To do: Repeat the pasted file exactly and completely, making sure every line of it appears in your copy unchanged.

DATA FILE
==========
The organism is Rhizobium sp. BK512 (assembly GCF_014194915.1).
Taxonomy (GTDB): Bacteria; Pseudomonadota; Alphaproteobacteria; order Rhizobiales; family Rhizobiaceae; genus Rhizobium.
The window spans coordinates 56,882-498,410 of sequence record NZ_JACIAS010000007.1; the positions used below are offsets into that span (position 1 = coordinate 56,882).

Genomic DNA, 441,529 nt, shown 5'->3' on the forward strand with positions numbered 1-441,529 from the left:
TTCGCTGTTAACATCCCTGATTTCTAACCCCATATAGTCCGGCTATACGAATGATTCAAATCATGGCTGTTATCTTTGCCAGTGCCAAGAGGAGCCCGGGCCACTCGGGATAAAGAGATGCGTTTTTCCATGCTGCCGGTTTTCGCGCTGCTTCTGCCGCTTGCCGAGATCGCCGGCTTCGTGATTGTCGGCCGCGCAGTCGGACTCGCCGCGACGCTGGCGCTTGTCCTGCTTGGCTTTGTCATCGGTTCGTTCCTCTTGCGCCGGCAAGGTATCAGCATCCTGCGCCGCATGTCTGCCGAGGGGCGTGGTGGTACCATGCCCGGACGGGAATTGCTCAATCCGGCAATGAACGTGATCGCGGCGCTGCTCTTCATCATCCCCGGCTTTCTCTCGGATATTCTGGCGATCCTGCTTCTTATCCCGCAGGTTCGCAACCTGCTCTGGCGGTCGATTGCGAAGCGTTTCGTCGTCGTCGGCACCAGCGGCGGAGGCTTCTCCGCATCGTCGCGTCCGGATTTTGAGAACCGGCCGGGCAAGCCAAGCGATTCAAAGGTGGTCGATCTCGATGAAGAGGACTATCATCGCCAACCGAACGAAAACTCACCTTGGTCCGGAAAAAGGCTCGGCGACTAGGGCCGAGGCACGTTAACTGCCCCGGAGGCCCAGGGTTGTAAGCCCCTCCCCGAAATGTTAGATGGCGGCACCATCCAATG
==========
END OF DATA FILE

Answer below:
The organism is Rhizobium sp. BK512 (assembly GCF_014194915.1).
Taxonomy (GTDB): Bacteria; Pseudomonadota; Alphaproteobacteria; order Rhizobiales; family Rhizobiaceae; genus Rhizobium.
The window spans coordinates 56,882-498,410 of sequence record NZ_JACIAS010000007.1; the positions used below are offsets into that span (position 1 = coordinate 56,882).

Genomic DNA, 441,529 nt, shown 5'->3' on the forward strand with positions numbered 1-441,529 from the left:
TTCGCTGTTAACATCCCTGATTTCTAACCCCATATAGTCCGGCTATACGAATGATTCAAATCATGGCTGTTATCTTTGCCAGTGCCAAGAGGAGCCCGGGCCACTCGGGATAAAGAGATGCGTTTTTCCATGCTGCCGGTTTTCGCGCTGCTTCTGCCGCTTGCCGAGATCGCCGGCTTCGTGATTGTCGGCCGCGCAGTCGGACTCGCCGCGACGCTGGCGCTTGTCCTGCTTGGCTTTGTCATCGGTTCGTTCCTCTTGCGCCGGCAAGGTATCAGCATCCTGCGCCGCATGTCTGCCGAGGGGCGTGGTGGTACCATGCCCGGACGGGAATTGCTCAATCCGGCAATGAACGTGATCGCGGCGCTGCTCTTCATCATCCCCGGCTTTCTCTCGGATATTCTGGCGATCCTGCTTCTTATCCCGCAGGTTCGCAACCTGCTCTGGCGGTCGATTGCGAAGCGTTTCGTCGTCGTCGGCACCAGCGGCGGAGGCTTCTCCGCATCGTCGCGTCCGGATTTTGAGAACCGGCCGGGCAAGCCAAGCGATTCAAAGGTGGTCGATCTCGATGAAGAGGACTATCATCGCCAACCGAACGAAAACTCACCTTGGTCCGGAAAAAGGCTCGGCGACTAGGGCCGAGGCACGTTAACTGCCCCGGAGGCCCAGGGTTGTAAGCCCCTCCCCGAAATGTTAGATGGCGGCACCATCCAATG